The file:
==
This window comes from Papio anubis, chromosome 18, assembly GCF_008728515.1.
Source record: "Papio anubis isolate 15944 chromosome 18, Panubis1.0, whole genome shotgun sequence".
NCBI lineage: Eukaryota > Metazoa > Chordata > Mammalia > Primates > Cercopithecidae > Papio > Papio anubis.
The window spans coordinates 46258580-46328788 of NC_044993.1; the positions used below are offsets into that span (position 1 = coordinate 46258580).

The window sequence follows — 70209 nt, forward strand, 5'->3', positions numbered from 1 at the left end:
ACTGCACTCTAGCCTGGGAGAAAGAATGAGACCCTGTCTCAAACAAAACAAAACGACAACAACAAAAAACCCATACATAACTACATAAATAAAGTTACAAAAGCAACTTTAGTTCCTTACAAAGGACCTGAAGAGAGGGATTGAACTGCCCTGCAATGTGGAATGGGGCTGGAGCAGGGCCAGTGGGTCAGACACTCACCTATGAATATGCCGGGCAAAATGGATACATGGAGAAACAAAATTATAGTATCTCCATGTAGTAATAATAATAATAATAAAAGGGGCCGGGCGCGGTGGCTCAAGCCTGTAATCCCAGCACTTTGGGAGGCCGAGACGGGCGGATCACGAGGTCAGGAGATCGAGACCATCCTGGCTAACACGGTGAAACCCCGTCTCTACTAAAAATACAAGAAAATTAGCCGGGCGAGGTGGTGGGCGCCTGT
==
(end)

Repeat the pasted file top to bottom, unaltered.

This window comes from Papio anubis, chromosome 18, assembly GCF_008728515.1.
Source record: "Papio anubis isolate 15944 chromosome 18, Panubis1.0, whole genome shotgun sequence".
NCBI lineage: Eukaryota > Metazoa > Chordata > Mammalia > Primates > Cercopithecidae > Papio > Papio anubis.
The window spans coordinates 46258580-46328788 of NC_044993.1; the positions used below are offsets into that span (position 1 = coordinate 46258580).

The window sequence follows — 70209 nt, forward strand, 5'->3', positions numbered from 1 at the left end:
ACTGCACTCTAGCCTGGGAGAAAGAATGAGACCCTGTCTCAAACAAAACAAAACGACAACAACAAAAAACCCATACATAACTACATAAATAAAGTTACAAAAGCAACTTTAGTTCCTTACAAAGGACCTGAAGAGAGGGATTGAACTGCCCTGCAATGTGGAATGGGGCTGGAGCAGGGCCAGTGGGTCAGACACTCACCTATGAATATGCCGGGCAAAATGGATACATGGAGAAACAAAATTATAGTATCTCCATGTAGTAATAATAATAATAATAAAAGGGGCCGGGCGCGGTGGCTCAAGCCTGTAATCCCAGCACTTTGGGAGGCCGAGACGGGCGGATCACGAGGTCAGGAGATCGAGACCATCCTGGCTAACACGGTGAAACCCCGTCTCTACTAAAAATACAAGAAAATTAGCCGGGCGAGGTGGTGGGCGCCTGT